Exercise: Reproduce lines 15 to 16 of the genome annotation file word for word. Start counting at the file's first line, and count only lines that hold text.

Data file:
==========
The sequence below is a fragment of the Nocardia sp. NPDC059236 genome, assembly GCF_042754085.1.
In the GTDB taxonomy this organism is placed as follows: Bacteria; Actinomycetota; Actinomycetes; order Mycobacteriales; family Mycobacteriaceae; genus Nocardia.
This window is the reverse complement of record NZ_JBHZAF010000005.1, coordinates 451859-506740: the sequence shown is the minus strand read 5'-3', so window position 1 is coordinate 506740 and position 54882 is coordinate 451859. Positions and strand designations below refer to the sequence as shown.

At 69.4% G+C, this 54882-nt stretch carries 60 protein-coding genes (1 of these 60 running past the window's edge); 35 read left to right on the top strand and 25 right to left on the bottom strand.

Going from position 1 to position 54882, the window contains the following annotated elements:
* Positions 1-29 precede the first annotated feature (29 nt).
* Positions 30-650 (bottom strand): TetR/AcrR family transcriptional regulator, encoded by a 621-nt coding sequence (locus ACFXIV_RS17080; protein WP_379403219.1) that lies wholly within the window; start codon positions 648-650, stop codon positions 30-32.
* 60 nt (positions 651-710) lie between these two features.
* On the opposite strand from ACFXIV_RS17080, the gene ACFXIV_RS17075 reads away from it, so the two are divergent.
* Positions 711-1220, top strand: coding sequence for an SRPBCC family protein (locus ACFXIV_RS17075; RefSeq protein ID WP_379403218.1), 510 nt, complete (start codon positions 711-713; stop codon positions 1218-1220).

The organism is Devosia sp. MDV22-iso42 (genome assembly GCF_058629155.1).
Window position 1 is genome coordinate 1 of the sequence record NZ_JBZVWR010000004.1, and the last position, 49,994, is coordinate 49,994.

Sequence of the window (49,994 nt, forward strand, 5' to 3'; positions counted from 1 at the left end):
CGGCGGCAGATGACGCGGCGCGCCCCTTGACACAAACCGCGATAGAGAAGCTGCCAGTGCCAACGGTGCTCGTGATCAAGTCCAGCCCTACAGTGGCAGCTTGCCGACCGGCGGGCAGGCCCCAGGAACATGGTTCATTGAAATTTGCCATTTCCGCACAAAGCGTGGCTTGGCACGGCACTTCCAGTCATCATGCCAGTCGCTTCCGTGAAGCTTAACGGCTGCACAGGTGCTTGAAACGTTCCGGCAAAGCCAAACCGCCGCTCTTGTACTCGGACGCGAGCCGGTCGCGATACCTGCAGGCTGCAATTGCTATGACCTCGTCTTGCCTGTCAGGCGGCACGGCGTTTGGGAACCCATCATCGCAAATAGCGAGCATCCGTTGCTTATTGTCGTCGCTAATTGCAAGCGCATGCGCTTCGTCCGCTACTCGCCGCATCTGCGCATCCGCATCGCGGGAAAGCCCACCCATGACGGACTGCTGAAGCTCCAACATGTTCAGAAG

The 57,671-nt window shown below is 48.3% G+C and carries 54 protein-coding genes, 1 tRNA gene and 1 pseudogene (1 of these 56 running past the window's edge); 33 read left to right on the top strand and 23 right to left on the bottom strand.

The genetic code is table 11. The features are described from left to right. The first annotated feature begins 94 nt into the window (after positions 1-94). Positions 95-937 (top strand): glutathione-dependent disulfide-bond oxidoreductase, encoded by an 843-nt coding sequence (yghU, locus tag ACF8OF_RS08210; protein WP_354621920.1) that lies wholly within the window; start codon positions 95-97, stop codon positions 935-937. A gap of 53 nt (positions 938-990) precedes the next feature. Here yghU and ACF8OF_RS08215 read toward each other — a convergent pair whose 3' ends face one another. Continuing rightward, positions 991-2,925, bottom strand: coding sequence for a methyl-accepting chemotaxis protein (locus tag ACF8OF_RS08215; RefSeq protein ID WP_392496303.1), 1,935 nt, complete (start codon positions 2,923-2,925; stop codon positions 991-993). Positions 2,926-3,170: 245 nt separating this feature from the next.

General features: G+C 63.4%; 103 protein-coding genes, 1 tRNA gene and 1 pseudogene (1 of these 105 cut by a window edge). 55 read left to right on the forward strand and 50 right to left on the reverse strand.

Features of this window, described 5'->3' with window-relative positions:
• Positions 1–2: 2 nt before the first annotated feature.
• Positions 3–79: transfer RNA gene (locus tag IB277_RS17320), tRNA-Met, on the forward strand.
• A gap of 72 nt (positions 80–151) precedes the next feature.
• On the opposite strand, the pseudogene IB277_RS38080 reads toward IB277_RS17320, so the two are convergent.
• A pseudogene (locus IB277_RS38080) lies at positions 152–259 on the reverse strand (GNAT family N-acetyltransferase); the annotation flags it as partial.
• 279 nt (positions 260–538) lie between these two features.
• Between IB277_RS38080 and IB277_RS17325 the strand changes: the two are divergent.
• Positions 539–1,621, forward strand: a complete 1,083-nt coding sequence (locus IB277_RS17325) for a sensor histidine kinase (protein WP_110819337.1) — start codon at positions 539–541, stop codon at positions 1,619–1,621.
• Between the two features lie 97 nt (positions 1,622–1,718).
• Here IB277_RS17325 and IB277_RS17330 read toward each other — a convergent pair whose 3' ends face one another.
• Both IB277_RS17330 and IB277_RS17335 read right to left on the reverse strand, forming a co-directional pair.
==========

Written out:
The 57,671-nt window shown below is 48.3% G+C and carries 54 protein-coding genes, 1 tRNA gene and 1 pseudogene (1 of these 56 running past the window's edge); 33 read left to right on the top strand and 23 right to left on the bottom strand.

The genetic code is table 11. The features are described from left to right. The first annotated feature begins 94 nt into the window (after positions 1-94). Positions 95-937 (top strand): glutathione-dependent disulfide-bond oxidoreductase, encoded by an 843-nt coding sequence (yghU, locus tag ACF8OF_RS08210; protein WP_354621920.1) that lies wholly within the window; start codon positions 95-97, stop codon positions 935-937. A gap of 53 nt (positions 938-990) precedes the next feature. Here yghU and ACF8OF_RS08215 read toward each other — a convergent pair whose 3' ends face one another. Continuing rightward, positions 991-2,925, bottom strand: coding sequence for a methyl-accepting chemotaxis protein (locus tag ACF8OF_RS08215; RefSeq protein ID WP_392496303.1), 1,935 nt, complete (start codon positions 2,923-2,925; stop codon positions 991-993). Positions 2,926-3,170: 245 nt separating this feature from the next.